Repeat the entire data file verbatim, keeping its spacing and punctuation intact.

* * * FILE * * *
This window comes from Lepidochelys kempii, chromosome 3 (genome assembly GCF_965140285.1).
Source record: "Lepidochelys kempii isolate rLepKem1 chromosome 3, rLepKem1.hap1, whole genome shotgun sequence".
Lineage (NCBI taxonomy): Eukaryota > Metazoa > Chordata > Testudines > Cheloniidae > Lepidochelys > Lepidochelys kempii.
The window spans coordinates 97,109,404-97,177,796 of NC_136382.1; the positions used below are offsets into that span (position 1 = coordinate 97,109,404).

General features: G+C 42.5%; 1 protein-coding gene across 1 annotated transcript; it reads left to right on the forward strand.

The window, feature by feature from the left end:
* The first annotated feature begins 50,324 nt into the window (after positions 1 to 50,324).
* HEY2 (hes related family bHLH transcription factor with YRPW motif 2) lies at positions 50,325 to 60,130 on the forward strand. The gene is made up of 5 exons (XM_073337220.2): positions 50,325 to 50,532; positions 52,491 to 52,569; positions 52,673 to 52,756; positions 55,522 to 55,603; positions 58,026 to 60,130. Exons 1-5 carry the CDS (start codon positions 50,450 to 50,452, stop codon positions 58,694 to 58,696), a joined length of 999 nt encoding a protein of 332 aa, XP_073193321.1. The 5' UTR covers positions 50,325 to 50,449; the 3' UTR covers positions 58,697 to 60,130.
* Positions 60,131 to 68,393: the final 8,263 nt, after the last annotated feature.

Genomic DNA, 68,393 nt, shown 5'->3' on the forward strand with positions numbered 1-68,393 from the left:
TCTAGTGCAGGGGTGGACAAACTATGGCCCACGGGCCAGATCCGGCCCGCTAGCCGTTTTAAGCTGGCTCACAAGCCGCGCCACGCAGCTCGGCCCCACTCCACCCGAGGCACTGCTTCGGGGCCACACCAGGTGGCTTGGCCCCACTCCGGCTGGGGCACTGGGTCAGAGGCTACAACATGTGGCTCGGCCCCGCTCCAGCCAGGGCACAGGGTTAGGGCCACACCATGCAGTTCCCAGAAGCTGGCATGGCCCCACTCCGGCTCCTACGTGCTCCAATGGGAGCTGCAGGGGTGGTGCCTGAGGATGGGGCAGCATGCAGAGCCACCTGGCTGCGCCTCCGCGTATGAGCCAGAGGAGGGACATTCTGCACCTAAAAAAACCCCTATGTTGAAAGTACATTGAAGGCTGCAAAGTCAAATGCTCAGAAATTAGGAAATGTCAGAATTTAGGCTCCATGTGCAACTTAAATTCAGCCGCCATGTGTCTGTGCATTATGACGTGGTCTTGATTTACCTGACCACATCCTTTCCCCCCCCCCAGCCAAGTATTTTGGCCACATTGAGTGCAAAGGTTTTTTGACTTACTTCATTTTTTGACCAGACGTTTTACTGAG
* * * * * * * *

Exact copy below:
This window comes from Lepidochelys kempii, chromosome 3 (genome assembly GCF_965140285.1).
Source record: "Lepidochelys kempii isolate rLepKem1 chromosome 3, rLepKem1.hap1, whole genome shotgun sequence".
Lineage (NCBI taxonomy): Eukaryota > Metazoa > Chordata > Testudines > Cheloniidae > Lepidochelys > Lepidochelys kempii.
The window spans coordinates 97,109,404-97,177,796 of NC_136382.1; the positions used below are offsets into that span (position 1 = coordinate 97,109,404).

General features: G+C 42.5%; 1 protein-coding gene across 1 annotated transcript; it reads left to right on the forward strand.

The window, feature by feature from the left end:
* The first annotated feature begins 50,324 nt into the window (after positions 1 to 50,324).
* HEY2 (hes related family bHLH transcription factor with YRPW motif 2) lies at positions 50,325 to 60,130 on the forward strand. The gene is made up of 5 exons (XM_073337220.2): positions 50,325 to 50,532; positions 52,491 to 52,569; positions 52,673 to 52,756; positions 55,522 to 55,603; positions 58,026 to 60,130. Exons 1-5 carry the CDS (start codon positions 50,450 to 50,452, stop codon positions 58,694 to 58,696), a joined length of 999 nt encoding a protein of 332 aa, XP_073193321.1. The 5' UTR covers positions 50,325 to 50,449; the 3' UTR covers positions 58,697 to 60,130.
* Positions 60,131 to 68,393: the final 8,263 nt, after the last annotated feature.

Genomic DNA, 68,393 nt, shown 5'->3' on the forward strand with positions numbered 1-68,393 from the left:
TCTAGTGCAGGGGTGGACAAACTATGGCCCACGGGCCAGATCCGGCCCGCTAGCCGTTTTAAGCTGGCTCACAAGCCGCGCCACGCAGCTCGGCCCCACTCCACCCGAGGCACTGCTTCGGGGCCACACCAGGTGGCTTGGCCCCACTCCGGCTGGGGCACTGGGTCAGAGGCTACAACATGTGGCTCGGCCCCGCTCCAGCCAGGGCACAGGGTTAGGGCCACACCATGCAGTTCCCAGAAGCTGGCATGGCCCCACTCCGGCTCCTACGTGCTCCAATGGGAGCTGCAGGGGTGGTGCCTGAGGATGGGGCAGCATGCAGAGCCACCTGGCTGCGCCTCCGCGTATGAGCCAGAGGAGGGACATTCTGCACCTAAAAAAACCCCTATGTTGAAAGTACATTGAAGGCTGCAAAGTCAAATGCTCAGAAATTAGGAAATGTCAGAATTTAGGCTCCATGTGCAACTTAAATTCAGCCGCCATGTGTCTGTGCATTATGACGTGGTCTTGATTTACCTGACCACATCCTTTCCCCCCCCCCAGCCAAGTATTTTGGCCACATTGAGTGCAAAGGTTTTTTGACTTACTTCATTTTTTGACCAGACGTTTTACTGAG